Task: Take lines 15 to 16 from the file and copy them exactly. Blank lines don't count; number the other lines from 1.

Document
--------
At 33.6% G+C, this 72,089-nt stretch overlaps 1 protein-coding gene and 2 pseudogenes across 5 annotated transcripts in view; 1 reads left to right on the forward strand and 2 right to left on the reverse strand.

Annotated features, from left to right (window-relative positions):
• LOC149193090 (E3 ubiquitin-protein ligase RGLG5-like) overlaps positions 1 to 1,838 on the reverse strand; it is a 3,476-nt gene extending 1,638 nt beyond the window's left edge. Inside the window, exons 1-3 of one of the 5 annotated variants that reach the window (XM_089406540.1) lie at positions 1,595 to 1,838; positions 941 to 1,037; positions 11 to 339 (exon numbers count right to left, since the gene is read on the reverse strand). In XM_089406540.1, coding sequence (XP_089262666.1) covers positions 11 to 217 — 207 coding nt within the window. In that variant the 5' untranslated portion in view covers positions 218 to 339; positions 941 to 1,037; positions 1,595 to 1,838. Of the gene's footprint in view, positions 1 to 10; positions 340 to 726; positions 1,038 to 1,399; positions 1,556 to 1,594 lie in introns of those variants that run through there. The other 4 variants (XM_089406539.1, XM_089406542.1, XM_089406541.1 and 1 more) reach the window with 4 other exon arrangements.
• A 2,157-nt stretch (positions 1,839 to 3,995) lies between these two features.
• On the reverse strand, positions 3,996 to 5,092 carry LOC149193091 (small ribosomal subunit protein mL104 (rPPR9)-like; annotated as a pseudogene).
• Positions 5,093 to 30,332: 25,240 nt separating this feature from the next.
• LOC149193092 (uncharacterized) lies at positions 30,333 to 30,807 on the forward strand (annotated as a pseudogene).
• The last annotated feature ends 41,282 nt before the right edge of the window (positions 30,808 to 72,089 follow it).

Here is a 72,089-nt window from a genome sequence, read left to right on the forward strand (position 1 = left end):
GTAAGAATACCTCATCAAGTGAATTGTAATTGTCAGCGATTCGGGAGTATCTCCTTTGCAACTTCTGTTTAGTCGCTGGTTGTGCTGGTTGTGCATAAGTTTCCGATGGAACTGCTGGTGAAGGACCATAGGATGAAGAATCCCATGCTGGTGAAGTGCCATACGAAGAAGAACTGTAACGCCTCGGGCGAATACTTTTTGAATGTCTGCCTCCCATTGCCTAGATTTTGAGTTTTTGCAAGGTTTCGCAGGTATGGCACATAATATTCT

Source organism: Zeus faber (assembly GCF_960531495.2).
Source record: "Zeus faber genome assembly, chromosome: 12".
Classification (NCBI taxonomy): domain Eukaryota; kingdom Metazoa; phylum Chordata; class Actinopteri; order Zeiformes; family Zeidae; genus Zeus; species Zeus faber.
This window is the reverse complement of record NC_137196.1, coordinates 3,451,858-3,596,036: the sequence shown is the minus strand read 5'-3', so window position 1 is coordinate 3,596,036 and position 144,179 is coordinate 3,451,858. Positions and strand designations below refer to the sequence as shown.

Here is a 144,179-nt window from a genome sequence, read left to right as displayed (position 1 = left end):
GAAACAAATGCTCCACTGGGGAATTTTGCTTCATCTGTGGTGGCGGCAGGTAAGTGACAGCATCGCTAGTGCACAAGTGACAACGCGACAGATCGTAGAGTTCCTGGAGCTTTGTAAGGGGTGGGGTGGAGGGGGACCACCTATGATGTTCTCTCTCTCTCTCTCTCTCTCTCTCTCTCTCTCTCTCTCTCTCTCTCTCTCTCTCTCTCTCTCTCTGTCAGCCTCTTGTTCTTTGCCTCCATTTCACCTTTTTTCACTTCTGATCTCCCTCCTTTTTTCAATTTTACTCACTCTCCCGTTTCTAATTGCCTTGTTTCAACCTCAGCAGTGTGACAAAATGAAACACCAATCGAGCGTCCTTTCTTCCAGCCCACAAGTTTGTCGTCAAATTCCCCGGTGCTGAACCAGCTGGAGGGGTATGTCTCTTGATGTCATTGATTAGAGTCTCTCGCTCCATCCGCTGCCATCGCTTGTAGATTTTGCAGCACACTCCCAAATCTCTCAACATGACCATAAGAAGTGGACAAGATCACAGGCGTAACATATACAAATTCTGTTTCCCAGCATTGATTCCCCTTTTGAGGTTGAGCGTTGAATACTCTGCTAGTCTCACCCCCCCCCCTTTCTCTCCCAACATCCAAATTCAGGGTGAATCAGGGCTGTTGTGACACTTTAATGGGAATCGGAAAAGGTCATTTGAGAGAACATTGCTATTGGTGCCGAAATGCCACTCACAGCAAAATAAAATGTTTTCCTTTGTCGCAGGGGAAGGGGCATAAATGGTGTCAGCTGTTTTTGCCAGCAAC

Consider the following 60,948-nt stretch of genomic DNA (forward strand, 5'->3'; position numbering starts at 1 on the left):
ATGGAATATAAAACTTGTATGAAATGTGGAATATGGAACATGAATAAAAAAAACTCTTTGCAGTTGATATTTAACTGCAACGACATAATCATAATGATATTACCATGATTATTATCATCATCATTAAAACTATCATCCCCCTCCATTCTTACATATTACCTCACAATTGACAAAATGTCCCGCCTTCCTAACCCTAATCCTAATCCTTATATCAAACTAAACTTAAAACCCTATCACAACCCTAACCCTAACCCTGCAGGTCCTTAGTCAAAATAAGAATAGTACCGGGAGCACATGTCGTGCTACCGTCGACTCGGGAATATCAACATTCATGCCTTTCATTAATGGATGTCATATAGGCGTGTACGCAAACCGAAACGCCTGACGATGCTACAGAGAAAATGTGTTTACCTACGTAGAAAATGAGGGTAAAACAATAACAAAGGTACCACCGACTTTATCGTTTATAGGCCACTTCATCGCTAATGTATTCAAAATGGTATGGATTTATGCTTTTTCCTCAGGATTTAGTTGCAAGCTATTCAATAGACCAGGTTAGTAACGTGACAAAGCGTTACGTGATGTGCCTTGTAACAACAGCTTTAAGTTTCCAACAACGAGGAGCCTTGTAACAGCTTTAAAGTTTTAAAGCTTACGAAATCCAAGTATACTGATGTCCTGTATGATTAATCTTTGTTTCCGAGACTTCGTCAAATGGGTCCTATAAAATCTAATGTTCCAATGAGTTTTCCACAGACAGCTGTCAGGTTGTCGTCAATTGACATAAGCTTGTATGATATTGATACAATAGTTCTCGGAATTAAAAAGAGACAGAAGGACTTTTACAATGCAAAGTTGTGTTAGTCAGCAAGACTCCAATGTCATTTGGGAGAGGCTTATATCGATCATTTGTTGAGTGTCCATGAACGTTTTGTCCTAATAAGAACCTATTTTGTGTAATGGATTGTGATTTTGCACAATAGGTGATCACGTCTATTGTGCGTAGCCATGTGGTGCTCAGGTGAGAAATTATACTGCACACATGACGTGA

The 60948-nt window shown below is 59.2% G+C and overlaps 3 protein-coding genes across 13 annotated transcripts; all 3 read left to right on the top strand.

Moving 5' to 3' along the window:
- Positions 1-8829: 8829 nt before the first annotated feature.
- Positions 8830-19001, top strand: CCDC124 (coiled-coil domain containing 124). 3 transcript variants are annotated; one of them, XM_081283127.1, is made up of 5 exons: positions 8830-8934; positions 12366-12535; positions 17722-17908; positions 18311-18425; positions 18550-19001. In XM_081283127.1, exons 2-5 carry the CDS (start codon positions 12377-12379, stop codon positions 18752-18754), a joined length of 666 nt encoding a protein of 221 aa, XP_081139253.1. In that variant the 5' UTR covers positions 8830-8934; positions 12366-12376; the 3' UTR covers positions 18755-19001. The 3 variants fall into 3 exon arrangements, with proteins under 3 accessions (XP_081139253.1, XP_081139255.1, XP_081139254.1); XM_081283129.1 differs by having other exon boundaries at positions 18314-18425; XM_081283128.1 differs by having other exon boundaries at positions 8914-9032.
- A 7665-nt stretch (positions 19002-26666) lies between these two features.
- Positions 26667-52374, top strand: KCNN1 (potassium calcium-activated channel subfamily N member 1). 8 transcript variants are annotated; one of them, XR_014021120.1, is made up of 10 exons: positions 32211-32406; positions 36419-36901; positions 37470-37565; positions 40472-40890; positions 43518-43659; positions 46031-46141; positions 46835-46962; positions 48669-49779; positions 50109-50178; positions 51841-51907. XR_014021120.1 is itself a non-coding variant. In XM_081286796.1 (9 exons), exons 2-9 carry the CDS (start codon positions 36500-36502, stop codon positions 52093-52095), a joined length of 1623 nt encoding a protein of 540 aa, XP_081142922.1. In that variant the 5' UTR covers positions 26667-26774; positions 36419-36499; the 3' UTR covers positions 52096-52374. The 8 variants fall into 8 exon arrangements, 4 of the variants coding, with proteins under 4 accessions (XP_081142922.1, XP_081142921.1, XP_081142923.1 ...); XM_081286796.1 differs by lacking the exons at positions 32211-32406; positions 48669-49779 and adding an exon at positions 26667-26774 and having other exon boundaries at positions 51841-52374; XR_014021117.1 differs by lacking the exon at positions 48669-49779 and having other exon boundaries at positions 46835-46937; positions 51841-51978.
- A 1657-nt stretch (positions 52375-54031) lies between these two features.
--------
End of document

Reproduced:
Here is a 144,179-nt window from a genome sequence, read left to right as displayed (position 1 = left end):
GAAACAAATGCTCCACTGGGGAATTTTGCTTCATCTGTGGTGGCGGCAGGTAAGTGACAGCATCGCTAGTGCACAAGTGACAACGCGACAGATCGTAGAGTTCCTGGAGCTTTGTAAGGGGTGGGGTGGAGGGGGACCACCTATGATGTTCTCTCTCTCTCTCTCTCTCTCTCTCTCTCTCTCTCTCTCTCTCTCTCTCTCTCTCTCTCTCTCTCTGTCAGCCTCTTGTTCTTTGCCTCCATTTCACCTTTTTTCACTTCTGATCTCCCTCCTTTTTTCAATTTTACTCACTCTCCCGTTTCTAATTGCCTTGTTTCAACCTCAGCAGTGTGACAAAATGAAACACCAATCGAGCGTCCTTTCTTCCAGCCCACAAGTTTGTCGTCAAATTCCCCGGTGCTGAACCAGCTGGAGGGGTATGTCTCTTGATGTCATTGATTAGAGTCTCTCGCTCCATCCGCTGCCATCGCTTGTAGATTTTGCAGCACACTCCCAAATCTCTCAACATGACCATAAGAAGTGGACAAGATCACAGGCGTAACATATACAAATTCTGTTTCCCAGCATTGATTCCCCTTTTGAGGTTGAGCGTTGAATACTCTGCTAGTCTCACCCCCCCCCCTTTCTCTCCCAACATCCAAATTCAGGGTGAATCAGGGCTGTTGTGACACTTTAATGGGAATCGGAAAAGGTCATTTGAGAGAACATTGCTATTGGTGCCGAAATGCCACTCACAGCAAAATAAAATGTTTTCCTTTGTCGCAGGGGAAGGGGCATAAATGGTGTCAGCTGTTTTTGCCAGCAAC